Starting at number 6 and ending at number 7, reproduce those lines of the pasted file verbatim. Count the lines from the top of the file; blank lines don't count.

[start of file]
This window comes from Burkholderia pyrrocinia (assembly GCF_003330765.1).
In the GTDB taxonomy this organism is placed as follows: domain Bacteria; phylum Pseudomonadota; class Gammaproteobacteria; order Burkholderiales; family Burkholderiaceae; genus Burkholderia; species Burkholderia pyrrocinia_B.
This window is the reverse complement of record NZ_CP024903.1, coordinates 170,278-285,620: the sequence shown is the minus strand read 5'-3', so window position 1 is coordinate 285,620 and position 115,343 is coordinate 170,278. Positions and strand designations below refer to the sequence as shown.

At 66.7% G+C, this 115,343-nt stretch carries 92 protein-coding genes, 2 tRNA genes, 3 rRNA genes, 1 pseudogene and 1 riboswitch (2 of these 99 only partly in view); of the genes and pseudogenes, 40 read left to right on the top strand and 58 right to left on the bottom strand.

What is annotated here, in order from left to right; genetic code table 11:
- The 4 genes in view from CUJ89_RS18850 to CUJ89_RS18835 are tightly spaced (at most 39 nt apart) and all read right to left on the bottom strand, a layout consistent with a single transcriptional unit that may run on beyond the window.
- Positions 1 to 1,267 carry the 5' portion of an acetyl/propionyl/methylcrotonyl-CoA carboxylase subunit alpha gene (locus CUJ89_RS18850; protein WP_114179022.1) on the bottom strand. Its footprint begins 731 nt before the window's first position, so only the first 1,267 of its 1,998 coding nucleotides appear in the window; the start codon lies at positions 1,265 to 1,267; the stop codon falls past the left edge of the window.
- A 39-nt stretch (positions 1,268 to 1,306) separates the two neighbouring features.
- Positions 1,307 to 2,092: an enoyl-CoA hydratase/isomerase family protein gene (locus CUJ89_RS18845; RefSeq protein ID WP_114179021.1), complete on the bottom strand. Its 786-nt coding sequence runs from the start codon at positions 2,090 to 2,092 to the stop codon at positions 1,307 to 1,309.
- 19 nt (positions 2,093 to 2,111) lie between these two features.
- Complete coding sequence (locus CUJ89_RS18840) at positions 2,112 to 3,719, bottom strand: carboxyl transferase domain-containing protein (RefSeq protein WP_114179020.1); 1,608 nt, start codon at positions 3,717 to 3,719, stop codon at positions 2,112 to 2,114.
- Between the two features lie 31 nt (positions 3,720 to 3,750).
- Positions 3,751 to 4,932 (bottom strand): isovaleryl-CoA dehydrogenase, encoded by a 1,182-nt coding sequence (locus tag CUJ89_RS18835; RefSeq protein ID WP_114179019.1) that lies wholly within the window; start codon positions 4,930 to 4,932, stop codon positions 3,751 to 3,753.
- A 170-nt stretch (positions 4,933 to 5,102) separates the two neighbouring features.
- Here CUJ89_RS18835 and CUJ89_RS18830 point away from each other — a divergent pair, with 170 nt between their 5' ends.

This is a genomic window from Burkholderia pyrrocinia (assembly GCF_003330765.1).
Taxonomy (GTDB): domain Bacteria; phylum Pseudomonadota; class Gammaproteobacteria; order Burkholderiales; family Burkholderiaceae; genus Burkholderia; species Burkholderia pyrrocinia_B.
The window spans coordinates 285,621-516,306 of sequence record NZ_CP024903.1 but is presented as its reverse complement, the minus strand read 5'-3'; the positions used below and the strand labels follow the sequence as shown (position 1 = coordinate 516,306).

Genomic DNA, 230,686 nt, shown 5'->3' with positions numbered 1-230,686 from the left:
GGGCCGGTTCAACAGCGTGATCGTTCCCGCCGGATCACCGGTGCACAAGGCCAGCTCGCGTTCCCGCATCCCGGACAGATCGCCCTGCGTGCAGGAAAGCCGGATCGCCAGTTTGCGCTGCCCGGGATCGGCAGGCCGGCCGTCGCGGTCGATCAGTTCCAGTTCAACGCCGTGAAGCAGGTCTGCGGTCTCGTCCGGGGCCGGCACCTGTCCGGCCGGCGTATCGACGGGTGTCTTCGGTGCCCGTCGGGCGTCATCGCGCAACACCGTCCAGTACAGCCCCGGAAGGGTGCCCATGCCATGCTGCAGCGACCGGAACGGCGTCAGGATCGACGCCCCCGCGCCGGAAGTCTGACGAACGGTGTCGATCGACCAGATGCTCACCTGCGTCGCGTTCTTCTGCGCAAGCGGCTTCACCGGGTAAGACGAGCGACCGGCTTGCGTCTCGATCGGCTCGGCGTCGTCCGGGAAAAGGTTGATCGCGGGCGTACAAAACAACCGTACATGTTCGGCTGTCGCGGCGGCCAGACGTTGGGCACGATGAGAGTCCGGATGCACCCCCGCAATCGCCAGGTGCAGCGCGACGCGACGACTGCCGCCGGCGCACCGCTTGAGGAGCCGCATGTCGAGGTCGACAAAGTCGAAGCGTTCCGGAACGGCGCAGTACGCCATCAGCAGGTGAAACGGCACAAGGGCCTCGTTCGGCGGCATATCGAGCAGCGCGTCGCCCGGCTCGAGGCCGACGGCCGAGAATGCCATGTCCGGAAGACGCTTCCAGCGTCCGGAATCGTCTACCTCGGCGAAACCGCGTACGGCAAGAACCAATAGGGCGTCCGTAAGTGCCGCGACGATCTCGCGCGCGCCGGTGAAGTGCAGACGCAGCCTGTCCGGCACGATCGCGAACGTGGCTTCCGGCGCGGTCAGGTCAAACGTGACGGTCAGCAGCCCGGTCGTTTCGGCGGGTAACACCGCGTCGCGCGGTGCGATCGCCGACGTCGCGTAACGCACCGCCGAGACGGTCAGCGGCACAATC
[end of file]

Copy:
- The 4 genes in view from CUJ89_RS18850 to CUJ89_RS18835 are tightly spaced (at most 39 nt apart) and all read right to left on the bottom strand, a layout consistent with a single transcriptional unit that may run on beyond the window.
- Positions 1 to 1,267 carry the 5' portion of an acetyl/propionyl/methylcrotonyl-CoA carboxylase subunit alpha gene (locus CUJ89_RS18850; protein WP_114179022.1) on the bottom strand. Its footprint begins 731 nt before the window's first position, so only the first 1,267 of its 1,998 coding nucleotides appear in the window; the start codon lies at positions 1,265 to 1,267; the stop codon falls past the left edge of the window.